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This story originally appeared on cheddar
In a landmark lawsuit, the FTC and almost all US states have sued Facebook for allegedly using their dominance in the digital industry to prevent fair competition and demanding the company's liquidation.
But Facebook claims that their acquisitions like Instagram and WhatsApp have only become what they are today because of their investments and strategies, and the breakup of the companies could set a dangerous precedent.
"The main fact on this case, which the Commission failed to mention in its 53-page complaint, is that it approved these acquisitions years ago," said Jennifer Newstead, Facebook's vice president and general counsel, in a statement. "The government now wants a revision and is sending a terrifying warning to American business that no sale is ever final."
The FTC, along with 48 states and territories, sued Facebook on Wednesday, claiming the company had created a monopoly by engaging in anti-competitive practices. In particular, the acquisition of Instagram in 2012 and the acquisition of WhatsApp in 2014 removed threats to its market share. In addition, Facebook is accused of having introduced restrictions on third parties that would only allow them access to their platform and data if they agreed not to work on similar functions or to use the information in connection with competing social platforms.
"We have asked the court to grant whatever facilities are necessary to facilitate competition," added the FTC. "This could include divesting Instagram and WhatsApp as well as an injunction preventing Facebook from pursuing anti-competitive practices like using anti-competitive terms to access APIs."
Dominance of digital advertising
Facebook has dominated the online advertising space and, alongside Google, makes up half of the so-called "duopoly". According to eMarketer, it accounts for about a quarter of total ad spend worldwide. According to the FTC complaint, the company had sales of more than $ 70 billion and profits of more than $ 18.5 billion in 2019. Despite the slowdown in advertising during the pandemic, eMarketer continues to forecast sales growth of 20 percent year over year.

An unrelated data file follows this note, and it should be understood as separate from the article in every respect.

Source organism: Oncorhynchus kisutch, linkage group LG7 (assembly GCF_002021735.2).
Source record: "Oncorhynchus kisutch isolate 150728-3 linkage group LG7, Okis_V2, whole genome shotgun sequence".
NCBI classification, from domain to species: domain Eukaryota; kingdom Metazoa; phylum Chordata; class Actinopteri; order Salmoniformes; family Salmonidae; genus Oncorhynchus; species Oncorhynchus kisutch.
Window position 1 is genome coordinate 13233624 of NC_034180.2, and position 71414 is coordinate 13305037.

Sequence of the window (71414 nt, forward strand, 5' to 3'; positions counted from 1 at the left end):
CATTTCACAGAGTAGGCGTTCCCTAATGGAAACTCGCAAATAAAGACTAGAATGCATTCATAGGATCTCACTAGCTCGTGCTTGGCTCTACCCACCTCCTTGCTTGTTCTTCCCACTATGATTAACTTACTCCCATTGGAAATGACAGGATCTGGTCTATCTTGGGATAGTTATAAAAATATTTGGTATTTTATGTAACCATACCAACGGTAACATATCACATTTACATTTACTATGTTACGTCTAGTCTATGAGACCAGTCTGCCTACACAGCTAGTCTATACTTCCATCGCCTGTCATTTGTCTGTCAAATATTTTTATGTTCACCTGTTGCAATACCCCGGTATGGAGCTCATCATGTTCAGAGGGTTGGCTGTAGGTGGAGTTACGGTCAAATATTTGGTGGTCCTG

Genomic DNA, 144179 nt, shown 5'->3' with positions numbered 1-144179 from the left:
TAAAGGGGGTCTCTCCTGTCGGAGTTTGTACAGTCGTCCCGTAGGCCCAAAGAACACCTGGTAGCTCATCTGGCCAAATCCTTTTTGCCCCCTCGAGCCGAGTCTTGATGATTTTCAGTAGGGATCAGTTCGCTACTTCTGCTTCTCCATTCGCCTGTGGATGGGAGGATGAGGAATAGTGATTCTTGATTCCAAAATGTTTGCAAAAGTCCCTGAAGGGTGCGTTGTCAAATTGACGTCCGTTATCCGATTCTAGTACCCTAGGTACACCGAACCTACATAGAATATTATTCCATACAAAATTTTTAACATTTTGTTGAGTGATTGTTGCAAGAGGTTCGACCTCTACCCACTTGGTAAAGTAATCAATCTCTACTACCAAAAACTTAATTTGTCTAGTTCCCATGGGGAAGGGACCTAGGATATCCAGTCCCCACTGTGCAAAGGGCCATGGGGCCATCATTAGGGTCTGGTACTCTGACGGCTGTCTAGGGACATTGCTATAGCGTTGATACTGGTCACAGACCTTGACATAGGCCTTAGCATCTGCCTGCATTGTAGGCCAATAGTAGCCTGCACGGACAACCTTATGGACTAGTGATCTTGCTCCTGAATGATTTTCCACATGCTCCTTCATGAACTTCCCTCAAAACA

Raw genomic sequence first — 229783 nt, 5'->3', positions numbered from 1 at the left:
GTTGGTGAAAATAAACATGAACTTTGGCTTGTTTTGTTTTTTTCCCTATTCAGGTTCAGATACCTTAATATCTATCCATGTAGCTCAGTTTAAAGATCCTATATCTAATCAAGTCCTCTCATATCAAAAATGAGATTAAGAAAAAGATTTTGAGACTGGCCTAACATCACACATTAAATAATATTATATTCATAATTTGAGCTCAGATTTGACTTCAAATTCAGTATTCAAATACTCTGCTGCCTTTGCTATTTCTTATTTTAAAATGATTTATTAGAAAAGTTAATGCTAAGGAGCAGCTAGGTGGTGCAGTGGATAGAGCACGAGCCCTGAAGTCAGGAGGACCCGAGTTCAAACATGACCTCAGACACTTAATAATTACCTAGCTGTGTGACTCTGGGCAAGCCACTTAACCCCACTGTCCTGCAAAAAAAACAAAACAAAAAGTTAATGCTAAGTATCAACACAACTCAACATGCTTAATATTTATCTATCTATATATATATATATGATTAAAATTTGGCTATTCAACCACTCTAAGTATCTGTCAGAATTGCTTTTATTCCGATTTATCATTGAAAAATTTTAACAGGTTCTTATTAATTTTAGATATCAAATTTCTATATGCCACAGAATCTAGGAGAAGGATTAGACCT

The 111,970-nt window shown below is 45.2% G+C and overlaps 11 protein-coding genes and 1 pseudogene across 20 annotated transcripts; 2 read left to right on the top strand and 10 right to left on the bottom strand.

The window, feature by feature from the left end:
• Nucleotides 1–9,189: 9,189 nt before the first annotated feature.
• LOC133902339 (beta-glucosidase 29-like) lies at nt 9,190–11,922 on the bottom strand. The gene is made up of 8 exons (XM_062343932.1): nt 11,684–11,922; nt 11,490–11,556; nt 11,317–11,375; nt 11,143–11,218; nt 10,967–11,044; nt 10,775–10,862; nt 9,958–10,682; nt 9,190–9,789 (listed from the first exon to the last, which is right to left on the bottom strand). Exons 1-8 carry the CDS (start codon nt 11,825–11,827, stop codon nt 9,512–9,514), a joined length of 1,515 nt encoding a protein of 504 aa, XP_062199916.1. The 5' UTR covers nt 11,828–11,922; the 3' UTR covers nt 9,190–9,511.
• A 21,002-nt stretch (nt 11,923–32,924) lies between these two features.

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"Facebook has grown into a strong player in digital advertising over the years, not only because of the growth of Facebook's core social network, but also because of the way Instagram is intertwined with Facebook's ad buying system," said Debra Aho Williamson, eMarketer's principal analyst, in a statement.
Former FTC official Justin Brookman, currently director of technology policy for consumer reports, agreed to the lawsuit.
"For years, Facebook has built its dominance and power by taking over emerging companies that are seen as a threat to its business and imposing undue conditions on third-party developers," Brookman said in a statement. "These measures have limited consumer choice, protected the company from competitive pressures and resulted in a deteriorating online ecosystem."
Facebook argues that people use its services because it has worked hard to make itself the best in the market, fueled by healthy competition from big companies and startups from Apple to TikTok. The company advises that the FTC's lawsuit does not address electoral impairment and other issues related to content moderation that could not be resolved by forcing Facebook to give up control of its acquisitions. It found that more than 200 million companies are using their platform for free, many of which are small businesses.
"This is a revisionist story," said Facebook's Newstead. “Antitrust laws exist to protect consumers and encourage innovation, not punish successful businesses. Instagram and WhatsApp became the incredible products they are today because Facebook has invested billions of dollars and years of innovation and expertise to create new ones To develop features and better experiences for the millions who enjoy these products. "
When Facebook acquired Instagram, it only had 2 percent of today's users, 13 employees, and no sales. Because of its development efforts, Instagram has grown to its size today, the company argued. The breakup of Facebook would send a red flag to any company that is putting money into increasing its footprint.
"This lawsuit carries the risk of sowing doubt and uncertainty about the US government's own merger review process and whether the acquisition of companies can actually rely on the results of the litigation," Newstead added in a written contribution. "It would also penalize companies for protecting their investments and technology from freeriding by those who haven't paid for innovation, making these companies less likely in the long run to expose their platforms to new product growth and drive services forward. ""
Facebook wants to defend itself against the allegations.
"People and small businesses don't choose to use Facebook's free services and advertising because they have to. They use them because our apps and services offer the greatest value," Newstead said. "We will vigorously defend people's ability to continue to do this." Choice."